Cape Cod House Pockets, Kingshighway Southwest

I was surprised, while driving around in the area near the old St. Louis Insane Asylum to find large numbers of streets of houses that look like they date from the late 1940’s or even 50’s. It’s strange, since there are houses around the area that are much, much older, not to speak of the Asylum which dates to the Late Nineteenth Century. I would be interested in knowing why this area filled out so late.


6 Comments Add yours

  1. Matt M says:

    Ranches? More like simplified Cape Cods, really.

    1. samizdat says:

      Now that I think about it, they look like Levittown houses.

  2. Tom Maher - Kirkwood says:

    These houses are what was referred to around 1950+/- as “GI houses.” Oddly, there were large swaths of land in that area that were still unbuilt upon until after the War – possibly because the Depression put paid to much construction prior to the War.
    The term was less one of derision than one of simple comment upon the reason for their construction – plus, they didn’t look like the older homes in the area and the materials used were vastly different.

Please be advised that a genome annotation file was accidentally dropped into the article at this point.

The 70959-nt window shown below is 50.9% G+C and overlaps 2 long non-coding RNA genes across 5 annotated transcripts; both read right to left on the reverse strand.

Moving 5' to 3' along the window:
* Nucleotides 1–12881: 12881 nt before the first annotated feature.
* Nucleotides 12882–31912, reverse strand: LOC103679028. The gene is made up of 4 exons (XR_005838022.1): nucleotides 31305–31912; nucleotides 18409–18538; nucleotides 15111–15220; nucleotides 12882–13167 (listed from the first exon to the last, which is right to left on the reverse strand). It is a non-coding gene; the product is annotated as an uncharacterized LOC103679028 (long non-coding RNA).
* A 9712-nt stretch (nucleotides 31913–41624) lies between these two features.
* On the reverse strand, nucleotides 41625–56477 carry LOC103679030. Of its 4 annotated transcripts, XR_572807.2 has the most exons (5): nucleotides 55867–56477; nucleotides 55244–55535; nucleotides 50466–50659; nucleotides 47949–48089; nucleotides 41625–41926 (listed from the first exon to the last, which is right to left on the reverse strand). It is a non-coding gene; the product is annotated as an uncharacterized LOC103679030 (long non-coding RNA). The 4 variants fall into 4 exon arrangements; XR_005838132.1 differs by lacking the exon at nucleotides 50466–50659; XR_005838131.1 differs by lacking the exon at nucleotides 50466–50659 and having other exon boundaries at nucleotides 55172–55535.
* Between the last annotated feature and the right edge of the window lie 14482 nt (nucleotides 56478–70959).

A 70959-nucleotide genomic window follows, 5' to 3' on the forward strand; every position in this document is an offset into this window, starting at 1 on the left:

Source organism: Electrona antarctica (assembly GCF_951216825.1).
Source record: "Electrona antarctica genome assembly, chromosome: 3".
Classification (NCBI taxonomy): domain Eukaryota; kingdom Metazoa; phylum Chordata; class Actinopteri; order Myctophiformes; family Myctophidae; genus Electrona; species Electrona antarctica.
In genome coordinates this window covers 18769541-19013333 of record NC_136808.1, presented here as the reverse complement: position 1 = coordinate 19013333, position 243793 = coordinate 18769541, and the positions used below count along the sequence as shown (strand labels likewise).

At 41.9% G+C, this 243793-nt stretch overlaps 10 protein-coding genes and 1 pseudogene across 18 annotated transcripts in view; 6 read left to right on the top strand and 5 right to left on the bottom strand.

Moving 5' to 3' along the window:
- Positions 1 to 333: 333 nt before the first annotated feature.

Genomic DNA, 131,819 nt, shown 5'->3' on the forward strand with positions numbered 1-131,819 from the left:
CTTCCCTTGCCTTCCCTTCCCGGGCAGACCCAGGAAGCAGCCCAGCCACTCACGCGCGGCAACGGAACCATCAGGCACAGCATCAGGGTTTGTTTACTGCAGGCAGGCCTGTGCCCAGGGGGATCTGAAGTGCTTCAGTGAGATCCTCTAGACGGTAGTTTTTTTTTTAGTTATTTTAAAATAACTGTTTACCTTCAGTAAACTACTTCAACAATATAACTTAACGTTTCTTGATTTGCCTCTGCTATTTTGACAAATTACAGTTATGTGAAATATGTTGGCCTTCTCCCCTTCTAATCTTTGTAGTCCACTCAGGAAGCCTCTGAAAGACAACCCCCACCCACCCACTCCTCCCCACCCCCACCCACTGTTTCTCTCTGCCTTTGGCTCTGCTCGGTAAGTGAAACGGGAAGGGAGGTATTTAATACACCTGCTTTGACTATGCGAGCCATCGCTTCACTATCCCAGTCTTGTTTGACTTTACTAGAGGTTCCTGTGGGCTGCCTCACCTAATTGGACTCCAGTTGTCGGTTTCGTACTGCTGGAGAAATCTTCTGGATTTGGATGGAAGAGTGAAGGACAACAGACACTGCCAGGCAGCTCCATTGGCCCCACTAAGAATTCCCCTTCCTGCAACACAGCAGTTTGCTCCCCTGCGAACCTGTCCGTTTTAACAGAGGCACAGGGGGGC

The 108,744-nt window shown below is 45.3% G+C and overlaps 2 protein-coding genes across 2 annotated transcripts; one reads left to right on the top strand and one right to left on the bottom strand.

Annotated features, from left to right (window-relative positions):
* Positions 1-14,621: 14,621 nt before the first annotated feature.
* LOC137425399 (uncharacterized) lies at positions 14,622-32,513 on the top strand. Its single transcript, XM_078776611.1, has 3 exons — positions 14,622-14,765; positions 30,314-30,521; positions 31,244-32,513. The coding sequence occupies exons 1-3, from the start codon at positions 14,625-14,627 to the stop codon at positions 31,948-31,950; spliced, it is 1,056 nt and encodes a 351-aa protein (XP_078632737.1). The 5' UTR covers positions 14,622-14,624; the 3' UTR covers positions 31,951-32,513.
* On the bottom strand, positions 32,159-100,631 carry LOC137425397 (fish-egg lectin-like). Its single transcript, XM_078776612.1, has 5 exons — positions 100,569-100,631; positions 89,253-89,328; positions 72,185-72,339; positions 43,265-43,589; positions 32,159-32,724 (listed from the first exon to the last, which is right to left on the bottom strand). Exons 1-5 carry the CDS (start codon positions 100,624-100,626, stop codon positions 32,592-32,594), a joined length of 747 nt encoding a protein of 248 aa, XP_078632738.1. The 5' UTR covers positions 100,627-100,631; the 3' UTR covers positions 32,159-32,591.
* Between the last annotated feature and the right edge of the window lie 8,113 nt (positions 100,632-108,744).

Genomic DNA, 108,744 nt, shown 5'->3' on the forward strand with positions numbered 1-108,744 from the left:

3. Casey F. Ryback says:

    I wonder if the prescence of the streetcar lines had any influence on the construction of these house. The streetcars ran down sublette, macklind and oleatha in this neighborhood. If you look closely, you can follow the subtle cracks in the pavement that tell you where they sit an inch or two down.

  4. Greg Roorda says:

    The area that these houses sit on was once a large cemetery that served the three hospitals in the area. Where Sublette park is today was the Woman’s Hospital, and where the police station is was The Infectious Disease Hospital. Right across from the YMCA you can see what is left of it there is the crematorium and the columbarium remaining and a few of the patients head stones at one point it was the largest Potter’s Field in the area.

    1. Chris Naffziger says:

      Oh wow, that is so fascinating; thanks, Greg!

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